Contrasted with these terrestrial preparations are the motley paintings on the walls representing religious matters, such as “Purgatory,” “Hell,” “The Last Judgment,” “The Death of the Just,” and “The Death of the Sinner.”

At the back of the room, fastened in a splendid and elegant framework, in the Renaissance style, possibly by Arévalo, is a glass case in which are seen the figures of two old women. The inscription on this reads: “Our Lady of Peace and Prosperous Voyages, who is worshiped in Antipolo, visiting in the disguise of a beggar the holy and renowned Capitana Inez during her sickness.”[1] While the work reveals little taste or art, yet it possesses in compensation an extreme realism, for to judge from the yellow and bluish tints of her face the sick woman seems to be already a decaying corpse, and the glasses and other objects, accompaniments of long illness, are so minutely reproduced that even their contents may be distinguished. In looking at these pictures, which excite the appetite and inspire gay bucolic ideas, one may perhaps be led to think that the malicious host is well acquainted with the characters of the majority of those who are to sit at his table and that, in order to conceal his own way of thinking, he has hung from the ceiling costly Chinese lanterns; bird-cages without birds; red, green, and blue globes of frosted glass; faded air-plants; and dried and inflated fishes, which they call botetes. The view is closed on the side of the river by curious wooden arches, half Chinese and half European, affording glimpses of a terrace with arbors and bowers faintly lighted by paper lanterns of many colors.

In the sala, among massive mirrors and gleaming chandeliers, the guests are assembled. Here, on a raised platform, stands a grand piano of great price, which tonight has the additional virtue of not being played upon. Here, hanging on the wall, is an oil-painting of a handsome man in full dress, rigid, erect, straight as the tasseled cane he holds in his stiff, ring-covered fingers—the whole seeming to say, “Ahem! See how well dressed and how dignified I am!” The furnishings of the room are elegant and perhaps uncomfortable and unhealthful, since the master of the house would consider not so much the comfort and health of his guests as his own ostentation, “A terrible thing is dysentery,” he would say to them, “but you are sitting in European chairs and that is something you don’t find every day.”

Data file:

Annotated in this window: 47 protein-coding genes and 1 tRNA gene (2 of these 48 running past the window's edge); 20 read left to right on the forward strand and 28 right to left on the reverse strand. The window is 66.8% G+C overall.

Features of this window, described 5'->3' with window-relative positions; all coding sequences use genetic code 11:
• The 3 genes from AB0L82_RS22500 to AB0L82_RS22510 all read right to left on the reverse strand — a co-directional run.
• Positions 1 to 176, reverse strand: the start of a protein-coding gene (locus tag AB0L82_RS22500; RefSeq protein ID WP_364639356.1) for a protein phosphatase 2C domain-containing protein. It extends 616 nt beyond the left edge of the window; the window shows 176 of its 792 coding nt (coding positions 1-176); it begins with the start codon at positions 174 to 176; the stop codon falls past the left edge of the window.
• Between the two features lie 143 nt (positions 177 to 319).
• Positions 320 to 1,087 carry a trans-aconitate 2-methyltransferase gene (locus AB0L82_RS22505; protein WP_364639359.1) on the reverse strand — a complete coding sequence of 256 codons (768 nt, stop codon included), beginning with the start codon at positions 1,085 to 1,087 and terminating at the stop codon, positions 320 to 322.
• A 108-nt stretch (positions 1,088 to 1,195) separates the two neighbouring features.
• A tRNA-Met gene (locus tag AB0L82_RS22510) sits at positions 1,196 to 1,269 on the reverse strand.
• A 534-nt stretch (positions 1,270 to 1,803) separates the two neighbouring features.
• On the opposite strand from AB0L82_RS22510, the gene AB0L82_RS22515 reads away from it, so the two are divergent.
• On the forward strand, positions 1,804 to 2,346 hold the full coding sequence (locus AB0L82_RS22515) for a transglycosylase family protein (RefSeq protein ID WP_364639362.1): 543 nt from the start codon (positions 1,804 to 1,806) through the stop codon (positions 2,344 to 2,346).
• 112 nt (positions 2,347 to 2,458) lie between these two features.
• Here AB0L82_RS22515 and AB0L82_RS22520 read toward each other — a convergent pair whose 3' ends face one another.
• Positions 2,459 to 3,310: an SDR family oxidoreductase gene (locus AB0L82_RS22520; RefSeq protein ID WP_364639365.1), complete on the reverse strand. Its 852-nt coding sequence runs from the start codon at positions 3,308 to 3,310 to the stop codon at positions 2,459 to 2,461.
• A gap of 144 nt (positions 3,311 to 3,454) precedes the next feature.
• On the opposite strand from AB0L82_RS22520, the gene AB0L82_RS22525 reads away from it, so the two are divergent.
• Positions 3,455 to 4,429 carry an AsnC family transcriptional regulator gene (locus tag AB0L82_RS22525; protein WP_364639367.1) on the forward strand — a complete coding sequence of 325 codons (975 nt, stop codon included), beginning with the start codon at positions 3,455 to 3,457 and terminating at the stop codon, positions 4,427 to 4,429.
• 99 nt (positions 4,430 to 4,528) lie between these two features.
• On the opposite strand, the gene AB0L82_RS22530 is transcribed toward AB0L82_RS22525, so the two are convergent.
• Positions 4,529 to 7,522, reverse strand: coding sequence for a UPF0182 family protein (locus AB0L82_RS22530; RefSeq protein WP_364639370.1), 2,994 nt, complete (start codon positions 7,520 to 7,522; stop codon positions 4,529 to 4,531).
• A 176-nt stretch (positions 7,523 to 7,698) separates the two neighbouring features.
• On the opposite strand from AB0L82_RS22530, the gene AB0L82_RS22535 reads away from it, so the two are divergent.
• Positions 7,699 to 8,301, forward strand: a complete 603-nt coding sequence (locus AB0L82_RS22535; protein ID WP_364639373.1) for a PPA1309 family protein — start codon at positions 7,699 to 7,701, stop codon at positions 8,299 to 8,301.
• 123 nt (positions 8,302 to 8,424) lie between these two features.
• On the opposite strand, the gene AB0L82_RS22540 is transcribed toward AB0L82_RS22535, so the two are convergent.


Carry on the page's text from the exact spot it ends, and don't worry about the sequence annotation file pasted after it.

This room is almost filled with people, the men being separated from the women as in synagogues and Catholic churches. The women consist of a number of Filipino and Spanish maidens, who, when they open their mouths to yawn, instantly cover them with their fans and who murmur only a few words to each other, any conversation ventured upon dying out in monosyllables like the sounds heard in a house at night, sounds made by the rats and lizards. Is it perhaps the different likenesses of Our Lady hanging on the walls that force them to silence and a religious demeanor or is it that the women here are an exception?

A cousin of Capitan Tiago, a sweet-faced old woman, who speaks Spanish quite badly, is the only one receiving the ladies. To offer to the Spanish ladies a plate of cigars and buyos, to extend her hand to her countrywomen to be kissed, exactly as the friars do,—this is the sum of her courtesy, her policy. The poor old lady soon became bored, and taking advantage of the noise of a plate breaking, rushed precipitately away, muttering, “Jesús! Just wait, you rascals!” and failed to reappear.

The men, for their part, are making more of a stir. Some cadets in one corner are conversing in a lively manner but in low tones, looking around now and then to point out different persons in the room while they laugh more or less openly among themselves. In contrast, two foreigners dressed in white are promenading silently from one end of the room to the other with their hands crossed behind their backs, like the bored passengers on the deck of a ship. All the interest and the greatest animation proceed from a group composed of two priests, two civilians, and a soldier who are seated around a small table on which are seen bottles of wine and English biscuits.